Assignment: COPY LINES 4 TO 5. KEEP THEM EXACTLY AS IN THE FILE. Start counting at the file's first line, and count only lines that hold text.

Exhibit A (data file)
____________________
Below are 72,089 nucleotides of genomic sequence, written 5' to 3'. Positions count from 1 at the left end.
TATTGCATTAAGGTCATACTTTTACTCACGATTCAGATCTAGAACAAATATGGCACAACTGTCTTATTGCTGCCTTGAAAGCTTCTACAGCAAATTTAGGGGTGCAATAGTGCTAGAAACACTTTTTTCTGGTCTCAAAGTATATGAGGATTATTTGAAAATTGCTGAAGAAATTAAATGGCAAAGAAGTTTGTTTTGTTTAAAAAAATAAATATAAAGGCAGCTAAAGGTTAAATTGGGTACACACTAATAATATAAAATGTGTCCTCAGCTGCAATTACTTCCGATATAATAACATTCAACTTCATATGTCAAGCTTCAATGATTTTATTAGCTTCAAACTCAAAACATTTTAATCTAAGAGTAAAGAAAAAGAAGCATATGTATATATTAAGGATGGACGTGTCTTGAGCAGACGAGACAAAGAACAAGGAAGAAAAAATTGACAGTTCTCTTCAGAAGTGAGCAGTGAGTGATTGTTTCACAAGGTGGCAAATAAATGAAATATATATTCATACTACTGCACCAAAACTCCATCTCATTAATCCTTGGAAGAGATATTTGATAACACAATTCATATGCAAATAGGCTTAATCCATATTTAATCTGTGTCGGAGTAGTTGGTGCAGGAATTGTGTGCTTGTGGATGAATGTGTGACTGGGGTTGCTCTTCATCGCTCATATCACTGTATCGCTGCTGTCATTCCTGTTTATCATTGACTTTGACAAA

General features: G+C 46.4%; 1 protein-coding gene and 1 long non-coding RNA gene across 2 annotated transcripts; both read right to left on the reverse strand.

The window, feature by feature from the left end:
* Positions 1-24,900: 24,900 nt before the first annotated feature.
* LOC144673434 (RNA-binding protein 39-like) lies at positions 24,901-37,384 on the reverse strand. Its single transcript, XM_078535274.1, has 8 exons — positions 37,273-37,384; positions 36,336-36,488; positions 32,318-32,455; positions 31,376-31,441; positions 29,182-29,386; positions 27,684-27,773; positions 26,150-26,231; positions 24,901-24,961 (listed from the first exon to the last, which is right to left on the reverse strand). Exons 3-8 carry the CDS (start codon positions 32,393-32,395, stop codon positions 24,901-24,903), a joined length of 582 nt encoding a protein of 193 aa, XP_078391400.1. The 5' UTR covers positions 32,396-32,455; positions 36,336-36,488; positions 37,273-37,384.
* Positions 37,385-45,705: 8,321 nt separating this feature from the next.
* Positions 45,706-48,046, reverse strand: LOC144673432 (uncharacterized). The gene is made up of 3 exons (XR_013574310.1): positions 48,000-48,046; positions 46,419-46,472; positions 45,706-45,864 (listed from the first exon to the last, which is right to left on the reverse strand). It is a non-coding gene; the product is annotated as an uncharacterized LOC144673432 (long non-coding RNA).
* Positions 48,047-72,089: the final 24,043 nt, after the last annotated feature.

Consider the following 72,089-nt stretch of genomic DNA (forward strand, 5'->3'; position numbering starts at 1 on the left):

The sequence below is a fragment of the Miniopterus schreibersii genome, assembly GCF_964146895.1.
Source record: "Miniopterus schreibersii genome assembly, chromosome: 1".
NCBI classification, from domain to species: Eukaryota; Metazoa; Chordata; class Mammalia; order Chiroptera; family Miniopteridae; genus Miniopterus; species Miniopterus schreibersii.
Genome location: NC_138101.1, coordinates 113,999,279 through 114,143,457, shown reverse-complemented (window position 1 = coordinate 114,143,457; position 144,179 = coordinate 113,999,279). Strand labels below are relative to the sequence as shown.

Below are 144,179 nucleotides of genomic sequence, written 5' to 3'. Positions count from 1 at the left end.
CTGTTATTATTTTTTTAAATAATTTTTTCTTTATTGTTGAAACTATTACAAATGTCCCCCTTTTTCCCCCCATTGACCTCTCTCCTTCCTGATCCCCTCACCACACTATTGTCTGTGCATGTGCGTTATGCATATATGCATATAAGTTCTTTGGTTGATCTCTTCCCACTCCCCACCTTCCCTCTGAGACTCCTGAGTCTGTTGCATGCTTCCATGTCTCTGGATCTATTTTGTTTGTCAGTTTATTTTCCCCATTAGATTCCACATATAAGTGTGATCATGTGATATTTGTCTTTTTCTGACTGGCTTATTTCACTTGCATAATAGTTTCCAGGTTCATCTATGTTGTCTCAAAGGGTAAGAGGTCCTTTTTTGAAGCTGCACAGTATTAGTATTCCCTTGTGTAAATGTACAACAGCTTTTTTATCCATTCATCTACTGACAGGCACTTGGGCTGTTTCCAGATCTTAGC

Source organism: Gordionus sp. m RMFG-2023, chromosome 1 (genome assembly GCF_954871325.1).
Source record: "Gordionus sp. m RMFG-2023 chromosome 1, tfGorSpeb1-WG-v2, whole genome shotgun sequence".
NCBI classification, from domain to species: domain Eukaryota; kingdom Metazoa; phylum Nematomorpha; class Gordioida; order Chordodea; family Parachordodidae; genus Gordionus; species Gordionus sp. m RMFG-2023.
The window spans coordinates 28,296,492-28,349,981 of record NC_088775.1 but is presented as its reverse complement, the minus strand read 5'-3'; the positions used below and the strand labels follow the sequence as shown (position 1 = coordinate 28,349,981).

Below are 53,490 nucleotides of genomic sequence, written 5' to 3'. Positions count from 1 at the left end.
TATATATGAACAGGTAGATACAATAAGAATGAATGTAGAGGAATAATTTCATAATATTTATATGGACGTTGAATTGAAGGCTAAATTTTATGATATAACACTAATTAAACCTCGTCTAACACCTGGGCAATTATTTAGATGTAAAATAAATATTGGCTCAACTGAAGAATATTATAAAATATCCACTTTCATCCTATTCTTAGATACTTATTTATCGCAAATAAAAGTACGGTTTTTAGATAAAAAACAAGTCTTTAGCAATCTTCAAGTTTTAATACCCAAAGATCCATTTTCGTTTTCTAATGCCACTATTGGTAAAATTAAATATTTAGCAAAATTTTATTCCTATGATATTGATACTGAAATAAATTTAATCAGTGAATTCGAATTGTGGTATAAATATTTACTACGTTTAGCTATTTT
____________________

The window, feature by feature from the left end:
* Positions 1-24,900: 24,900 nt before the first annotated feature.